Turning hobbies into a job

Turning hobbies into jobs

By Lois Looker,

As a student it can sometimes be hard to make the ends meet. Most of the time student jobs are taken on because we can work the hours around our studying so this can mean antisocial hours or working long hours for minimum wage to try and make as much as we can.

Fortunately, however, there are ways that you can turn your hobbies into a way for you to earn some extra cash to help you out if you don’t have the time for a job or if you want to make a little bit extra cash aside from whatever work you’re already doing.

Sometimes it’s hard to list all of your hobbies, but what’s also important is to find something that you’re good at and don’t mind spending some of your time doing. Here are some tips and ideas that you could use to help you out:

  1. Crafts
    Unique crafts are something that are really sought out these days as personalised gifts and for home decor. If you have a talent such as jewellery making then selling your work might be easier than you thought. Websites like www.etsy.com allow people to sell things that they make on their website, giving them a much larger audience and cliental than they might have if they worked independently. The website will probably take a small cut of whatever you earn but it can be worth it in the long run if you are able to run a successful business from their platform.
  2. Clothes
    If you have a flare for fashion and like to make your own clothes or are interested in treating vintage pieces to be resold, then you should look in your local area to see if you can hire a space for a stall and take along your goods to sell. You don’t have to do any of the PR for the event and you just have to make your stall look appealing and do some haggling with customers. If you’re not very good at speaking with people then bring a friend along to help you and bribe them with free food or a percentage of your day’s earnings. In Glasgow there are fayres every weekend where pubs and market areas open their doors to the public who are looking for great crafts and pieces.
  3. Baby sitting
    Maybe you have younger brothers and sisters who have taught you how to be the best baby sitter or if you just have a natural flare with children, then you should let your family and family friends know about your babysitting services. Whether you make cards and hand them out in your local area or you start with immediate family, it’s important to give the right impression as parents will always be willing to pass your name on to those looking for babysitters. Parents will only pass on your name if they feel you can be trusted to look after their child so remember that impressions can mean a lot here. Always make the parent aware how much you charge per hour in advance as many people might try to take advantage of this and ask you to do it as a favour.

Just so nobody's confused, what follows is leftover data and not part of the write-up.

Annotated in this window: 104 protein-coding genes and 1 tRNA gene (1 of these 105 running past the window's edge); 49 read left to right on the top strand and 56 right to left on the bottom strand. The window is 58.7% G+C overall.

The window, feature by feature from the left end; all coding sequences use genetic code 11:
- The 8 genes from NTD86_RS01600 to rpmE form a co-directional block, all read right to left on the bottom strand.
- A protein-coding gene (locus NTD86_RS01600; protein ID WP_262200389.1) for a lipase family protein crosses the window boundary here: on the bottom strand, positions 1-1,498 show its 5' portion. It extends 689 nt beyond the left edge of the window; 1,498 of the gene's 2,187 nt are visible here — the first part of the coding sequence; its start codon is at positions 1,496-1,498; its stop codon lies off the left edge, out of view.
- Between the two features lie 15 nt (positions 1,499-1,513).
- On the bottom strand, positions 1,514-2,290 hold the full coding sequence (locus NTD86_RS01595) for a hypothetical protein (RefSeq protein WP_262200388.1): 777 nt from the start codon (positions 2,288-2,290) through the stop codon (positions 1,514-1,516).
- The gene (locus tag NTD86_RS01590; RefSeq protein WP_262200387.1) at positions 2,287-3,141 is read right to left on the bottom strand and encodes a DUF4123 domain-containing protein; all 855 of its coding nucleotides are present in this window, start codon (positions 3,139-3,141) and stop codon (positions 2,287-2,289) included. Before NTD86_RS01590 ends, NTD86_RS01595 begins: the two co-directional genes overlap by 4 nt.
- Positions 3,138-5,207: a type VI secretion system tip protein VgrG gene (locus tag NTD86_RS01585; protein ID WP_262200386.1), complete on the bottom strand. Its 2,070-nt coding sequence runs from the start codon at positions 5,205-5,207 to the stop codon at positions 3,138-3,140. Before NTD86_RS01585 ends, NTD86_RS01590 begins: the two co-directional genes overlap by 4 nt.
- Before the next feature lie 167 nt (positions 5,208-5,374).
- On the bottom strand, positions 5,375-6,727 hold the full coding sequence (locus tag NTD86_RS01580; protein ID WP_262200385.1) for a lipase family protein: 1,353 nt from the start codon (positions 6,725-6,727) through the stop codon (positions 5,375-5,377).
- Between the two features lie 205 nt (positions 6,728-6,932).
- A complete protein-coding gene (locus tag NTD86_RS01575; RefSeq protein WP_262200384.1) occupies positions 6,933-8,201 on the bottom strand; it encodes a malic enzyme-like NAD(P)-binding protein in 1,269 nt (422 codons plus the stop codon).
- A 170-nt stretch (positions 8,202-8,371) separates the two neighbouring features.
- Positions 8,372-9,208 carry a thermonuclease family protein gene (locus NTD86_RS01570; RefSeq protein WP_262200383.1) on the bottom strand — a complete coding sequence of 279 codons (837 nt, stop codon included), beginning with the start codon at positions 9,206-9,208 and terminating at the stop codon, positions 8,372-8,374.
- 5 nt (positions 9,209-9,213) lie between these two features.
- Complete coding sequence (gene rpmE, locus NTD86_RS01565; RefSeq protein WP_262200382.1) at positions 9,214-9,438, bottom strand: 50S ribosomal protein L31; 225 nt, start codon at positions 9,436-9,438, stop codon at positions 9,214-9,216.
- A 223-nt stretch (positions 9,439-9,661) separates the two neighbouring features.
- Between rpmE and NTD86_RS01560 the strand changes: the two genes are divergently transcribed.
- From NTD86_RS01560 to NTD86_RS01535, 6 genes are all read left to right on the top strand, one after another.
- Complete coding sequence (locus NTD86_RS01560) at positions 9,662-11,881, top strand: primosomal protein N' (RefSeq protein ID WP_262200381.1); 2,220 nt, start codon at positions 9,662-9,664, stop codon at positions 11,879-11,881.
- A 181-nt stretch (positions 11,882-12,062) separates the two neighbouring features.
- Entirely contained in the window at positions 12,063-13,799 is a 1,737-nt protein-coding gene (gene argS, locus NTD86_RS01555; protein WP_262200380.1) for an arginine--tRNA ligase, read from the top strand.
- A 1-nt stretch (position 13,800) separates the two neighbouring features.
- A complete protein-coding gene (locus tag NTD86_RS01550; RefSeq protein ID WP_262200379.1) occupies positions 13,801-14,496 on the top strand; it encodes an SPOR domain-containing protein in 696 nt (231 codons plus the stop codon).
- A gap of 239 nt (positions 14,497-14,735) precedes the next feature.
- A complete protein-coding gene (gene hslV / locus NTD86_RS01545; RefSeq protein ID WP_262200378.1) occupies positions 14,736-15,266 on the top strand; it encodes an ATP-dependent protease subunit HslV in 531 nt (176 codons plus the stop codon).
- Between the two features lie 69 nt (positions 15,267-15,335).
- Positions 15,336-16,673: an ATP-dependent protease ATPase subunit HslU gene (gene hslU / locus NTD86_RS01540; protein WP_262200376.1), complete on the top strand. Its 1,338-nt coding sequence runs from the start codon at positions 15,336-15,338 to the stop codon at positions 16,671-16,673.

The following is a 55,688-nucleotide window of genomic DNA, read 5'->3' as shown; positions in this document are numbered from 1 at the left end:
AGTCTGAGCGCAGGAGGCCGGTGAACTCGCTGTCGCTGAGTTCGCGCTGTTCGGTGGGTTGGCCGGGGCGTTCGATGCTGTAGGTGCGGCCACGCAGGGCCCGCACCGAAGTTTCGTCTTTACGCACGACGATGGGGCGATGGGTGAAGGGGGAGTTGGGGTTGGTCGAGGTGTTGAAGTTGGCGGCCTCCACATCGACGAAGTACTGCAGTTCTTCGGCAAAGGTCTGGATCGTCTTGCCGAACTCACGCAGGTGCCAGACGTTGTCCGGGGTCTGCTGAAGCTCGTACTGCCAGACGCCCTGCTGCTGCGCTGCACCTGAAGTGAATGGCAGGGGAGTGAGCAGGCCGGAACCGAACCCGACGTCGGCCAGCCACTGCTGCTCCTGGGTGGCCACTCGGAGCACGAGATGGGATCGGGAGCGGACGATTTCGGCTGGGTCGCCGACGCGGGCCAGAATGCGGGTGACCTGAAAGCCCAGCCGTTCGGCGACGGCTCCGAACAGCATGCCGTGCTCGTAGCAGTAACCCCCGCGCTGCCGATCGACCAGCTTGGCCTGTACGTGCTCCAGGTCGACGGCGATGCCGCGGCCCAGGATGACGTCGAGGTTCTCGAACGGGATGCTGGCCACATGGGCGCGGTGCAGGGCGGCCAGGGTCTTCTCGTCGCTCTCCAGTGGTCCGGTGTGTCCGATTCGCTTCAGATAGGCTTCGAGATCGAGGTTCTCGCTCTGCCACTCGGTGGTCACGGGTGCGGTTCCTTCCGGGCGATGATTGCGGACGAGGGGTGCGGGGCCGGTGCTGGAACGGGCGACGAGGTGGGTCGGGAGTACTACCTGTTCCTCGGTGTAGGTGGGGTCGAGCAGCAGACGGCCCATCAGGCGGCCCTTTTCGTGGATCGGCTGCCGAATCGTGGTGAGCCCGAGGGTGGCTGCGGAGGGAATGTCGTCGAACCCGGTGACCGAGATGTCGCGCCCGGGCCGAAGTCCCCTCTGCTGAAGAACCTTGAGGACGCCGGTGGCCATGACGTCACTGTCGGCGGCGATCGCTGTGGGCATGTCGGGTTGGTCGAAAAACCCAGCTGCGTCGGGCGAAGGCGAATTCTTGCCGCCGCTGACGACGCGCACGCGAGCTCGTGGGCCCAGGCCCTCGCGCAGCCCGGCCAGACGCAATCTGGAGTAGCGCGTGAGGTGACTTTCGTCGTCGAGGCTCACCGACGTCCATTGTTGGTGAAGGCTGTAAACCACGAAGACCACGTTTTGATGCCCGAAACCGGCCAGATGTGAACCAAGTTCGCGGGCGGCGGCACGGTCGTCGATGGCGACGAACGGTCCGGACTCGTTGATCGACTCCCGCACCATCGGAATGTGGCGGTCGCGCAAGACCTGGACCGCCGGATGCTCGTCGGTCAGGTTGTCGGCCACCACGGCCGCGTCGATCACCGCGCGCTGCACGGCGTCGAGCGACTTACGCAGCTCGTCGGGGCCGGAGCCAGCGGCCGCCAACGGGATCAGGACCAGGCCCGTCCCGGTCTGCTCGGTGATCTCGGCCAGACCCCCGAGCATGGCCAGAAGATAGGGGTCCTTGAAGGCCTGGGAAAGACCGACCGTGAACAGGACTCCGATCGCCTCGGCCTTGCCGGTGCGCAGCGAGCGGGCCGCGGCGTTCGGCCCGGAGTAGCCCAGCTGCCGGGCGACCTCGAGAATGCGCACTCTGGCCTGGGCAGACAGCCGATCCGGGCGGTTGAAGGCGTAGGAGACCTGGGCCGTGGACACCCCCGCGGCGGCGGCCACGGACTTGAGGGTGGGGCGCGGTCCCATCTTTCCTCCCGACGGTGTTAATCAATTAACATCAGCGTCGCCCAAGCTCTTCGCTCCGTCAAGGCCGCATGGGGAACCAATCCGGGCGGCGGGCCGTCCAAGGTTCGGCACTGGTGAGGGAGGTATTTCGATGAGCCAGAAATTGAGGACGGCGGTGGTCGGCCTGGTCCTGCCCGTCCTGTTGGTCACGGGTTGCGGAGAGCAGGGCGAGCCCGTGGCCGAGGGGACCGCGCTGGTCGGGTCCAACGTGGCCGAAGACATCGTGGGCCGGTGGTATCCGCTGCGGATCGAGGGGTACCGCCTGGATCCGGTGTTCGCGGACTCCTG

4. Hair and beauty
    Many people take hair and beauty courses for fun or whilst they’re at school as part of a college training course. If this is something you’ve done or are interested in, then this can be a great way to earn money, even if it’s not something you intend on doing as a full-time career. Learning how to do things such as acrylic nails and spray tans can be a great earner and, again, you can start with family and friends before branching out through word of mouth. With things such as this, you have to be aware that you might have to invest some money in products before you can begin to earn the money back again. This is great for a long-term project, however, or if it’s just a passion or hobby.
  5. Online selling
    A career that many people have turned to in the past few years is the buying and selling of products online. The easiest way to start is to find clothes, books, DVDs or anything of interest that you don’t plan on using anymore. Instead of letting them gather dust under your bed, start an account with platforms such as www.ebay.co.uk or www.amazon.co.uk where you can sell your things for as much as you like. If you have any success with this, then you can see if there’s a market for those items in particular and with a bit of research, it’s not difficult to begin a business of selling those things yourself. Whether you spend a bit of time at car-boot sales or asking your family and friends for any unwanted items, you could make a bit of spare cash in the process.
  6. Dog walking
    Not everyone’s cup of tea but if you’re a dog-person with a history of handing dogs or have one of your own, then ask around locals if there would be anyone interested in a dog-walking service. This doesn’t have to be as time-consuming as you think and can be as simple as taking on a few clients who need their dogs walked for an hour a couple of days a week. This business costs you no money, just some of your time and so every penny you earn can go straight in your pocket.

What hobbies have you turned into money earners?